Be aware of URL propagation when you introduce new subdomains and schemes with relative URLs inherited from a common template. You might be buying new servers to keep up with a crawl load across your millions of pages as a result.
Comparing a user such as Al Gore on TwitterFE vs. Al Gore on Twitter.com shows a 41% difference in required resources sent over the wire (89 vs. 152 KB). The new site also reduces the total DOM footprint for faster parsing, layout, rendering, and addressing.
Microformats expose unique structured objects within each page such as people, relationships, and feed mappings. Search engines such as Yahoo! tap into microformat content to expose deeper information about a page. I cleaned up microformat support on Twitter pages and added support for Internet Explorer 8 Web Slices.
Expressive markup helps web browsers and search engines better understand the content within your pages. Sites can fully utilize xHTML vocabulary sets independent of default styling to best define the content and the rendered display of each page.
Split the page load
Web pages should respond quickly with progressive enhancement added after the main page content renders on the page. We might, for example, load a page and then apply search field listeners, autocomplete, or menu expansions as a second wave. Splitting our pages into “must have” and “nice to have” segments helps us deliver core content quickly while still providing the on-page interactions and magic sprinkles that thrill our visitors.
Twitter’s profile pages load 36 of the profile owner’s following list onto each page. That’s 36 tiny little 700 byte profile images all waiting in line for a remote connection and display on page. I tripled the total number of displayed member pics but loaded the list asynchronously after the rest of the page finished loading. I can pre-fetch these components into cache on the original profile request and respond very quickly to the async request after page load.
Know your cache settings
How long should browsers and other requesting agents hold on to a piece of content before requesting a fresh copy? A frequently changing profile page might expire its HTML every 5 minutes or so while static assets such as a site logo or icon should be kept in browser cache for a long period of time instead of requested with each page. In some cases Twitter sets image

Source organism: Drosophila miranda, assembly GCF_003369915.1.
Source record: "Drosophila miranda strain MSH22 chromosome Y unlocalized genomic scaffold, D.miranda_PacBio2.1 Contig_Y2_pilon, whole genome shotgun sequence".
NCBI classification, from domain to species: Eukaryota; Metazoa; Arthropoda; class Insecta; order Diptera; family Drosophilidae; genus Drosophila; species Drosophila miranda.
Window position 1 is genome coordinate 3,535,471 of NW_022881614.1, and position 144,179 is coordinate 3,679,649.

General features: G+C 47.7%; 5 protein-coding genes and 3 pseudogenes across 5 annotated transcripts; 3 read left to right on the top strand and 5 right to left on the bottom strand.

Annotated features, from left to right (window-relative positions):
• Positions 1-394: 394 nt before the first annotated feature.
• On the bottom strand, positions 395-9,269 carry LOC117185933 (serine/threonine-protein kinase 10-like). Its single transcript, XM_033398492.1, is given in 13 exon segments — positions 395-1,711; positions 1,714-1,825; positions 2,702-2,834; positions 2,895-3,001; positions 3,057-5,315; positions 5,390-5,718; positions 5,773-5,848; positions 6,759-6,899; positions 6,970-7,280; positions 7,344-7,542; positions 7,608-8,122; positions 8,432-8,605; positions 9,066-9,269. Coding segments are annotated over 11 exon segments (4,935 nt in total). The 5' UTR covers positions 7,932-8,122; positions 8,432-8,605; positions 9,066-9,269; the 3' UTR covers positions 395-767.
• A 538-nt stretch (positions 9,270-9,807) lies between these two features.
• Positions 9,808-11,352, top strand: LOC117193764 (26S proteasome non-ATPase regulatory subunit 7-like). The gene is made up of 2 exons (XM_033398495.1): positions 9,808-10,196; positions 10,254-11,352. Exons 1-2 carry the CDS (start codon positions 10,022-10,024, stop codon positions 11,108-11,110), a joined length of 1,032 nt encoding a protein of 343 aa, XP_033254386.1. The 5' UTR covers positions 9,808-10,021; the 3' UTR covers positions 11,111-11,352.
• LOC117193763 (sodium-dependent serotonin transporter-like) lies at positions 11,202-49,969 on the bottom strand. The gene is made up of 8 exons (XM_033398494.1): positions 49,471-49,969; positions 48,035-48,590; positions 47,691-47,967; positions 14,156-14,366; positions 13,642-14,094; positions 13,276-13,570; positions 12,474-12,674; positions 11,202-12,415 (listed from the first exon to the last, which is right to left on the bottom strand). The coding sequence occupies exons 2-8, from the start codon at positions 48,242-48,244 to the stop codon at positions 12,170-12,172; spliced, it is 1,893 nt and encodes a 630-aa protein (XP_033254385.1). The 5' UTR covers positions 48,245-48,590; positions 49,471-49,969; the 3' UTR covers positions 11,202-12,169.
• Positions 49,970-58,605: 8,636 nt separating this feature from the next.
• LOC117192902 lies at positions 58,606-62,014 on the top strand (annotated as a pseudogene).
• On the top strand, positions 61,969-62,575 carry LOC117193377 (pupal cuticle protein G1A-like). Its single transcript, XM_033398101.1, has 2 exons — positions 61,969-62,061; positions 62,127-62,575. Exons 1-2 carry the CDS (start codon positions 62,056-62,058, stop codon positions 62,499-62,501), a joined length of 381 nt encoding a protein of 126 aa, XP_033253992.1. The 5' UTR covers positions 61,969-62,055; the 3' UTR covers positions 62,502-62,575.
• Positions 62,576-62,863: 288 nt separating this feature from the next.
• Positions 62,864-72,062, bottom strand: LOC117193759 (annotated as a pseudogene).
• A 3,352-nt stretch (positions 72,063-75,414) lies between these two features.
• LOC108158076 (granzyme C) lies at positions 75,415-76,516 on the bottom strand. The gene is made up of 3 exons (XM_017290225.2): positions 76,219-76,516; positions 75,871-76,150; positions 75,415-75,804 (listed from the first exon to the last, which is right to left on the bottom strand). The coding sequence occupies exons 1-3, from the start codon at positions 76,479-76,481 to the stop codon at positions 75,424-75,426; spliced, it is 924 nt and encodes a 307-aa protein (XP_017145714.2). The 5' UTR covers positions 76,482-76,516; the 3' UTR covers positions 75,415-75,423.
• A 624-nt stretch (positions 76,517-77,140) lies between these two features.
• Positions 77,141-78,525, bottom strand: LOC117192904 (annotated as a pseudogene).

Expires headers 5 minutes into the future, slowing down pages and increasing bandwidth costs for the company and its visitors.
Review access controls
Some sites split pages into public-facing and login-required access models. Twitter places pages such as a following list or a full-sized profile picture behind a login screen while exposing the same data over their APIs without such restrictions. Twitter.com is losing search engine exposure and logged-out user browsing capabilities due to these inconsistencies in implementation, not policy.
Expose site search
The OpenSearch format exposes site search options to web browsers and search engines alike. If your website offers site search you should be lighting up the browser chrome with new search options for the given page. Twitter acquired a search company in July but has not exposed available search hooks in their main website’s front-end. Think about how you might want to scope a search to the currently viewed user account as well as an expanded site-wide option.
TwitterFE is a read-only clone of Twitter’s front-end that fixes many of my frustrations with the site’s front-end engineering and creates a new platform for future third-party development. Any site could roll these types of improvements back into their core services. Twitter APIs are full-featured enough I can clone the Twitter front-end without creating yet another stand-alone Twitter-like site.
There is a difference between a website or widget rendering in a browser and having the same site perform exceptionally well. Established web teams should revisit their web content to optimize experiences.
TwitterFE.com is the result of one person working part-time for a week to re-write the front end of a website serving millions of monthly visitors. Similar lessons apply throughout the Web world.
I now have a new platform to develop features beyond what’s currently offered on Twitter.com. If you’re an iPhone developer in need of a headless Twitter API proxy for push updates let me know.
What other front-end features do you wish established websites would invest time and effort to improve?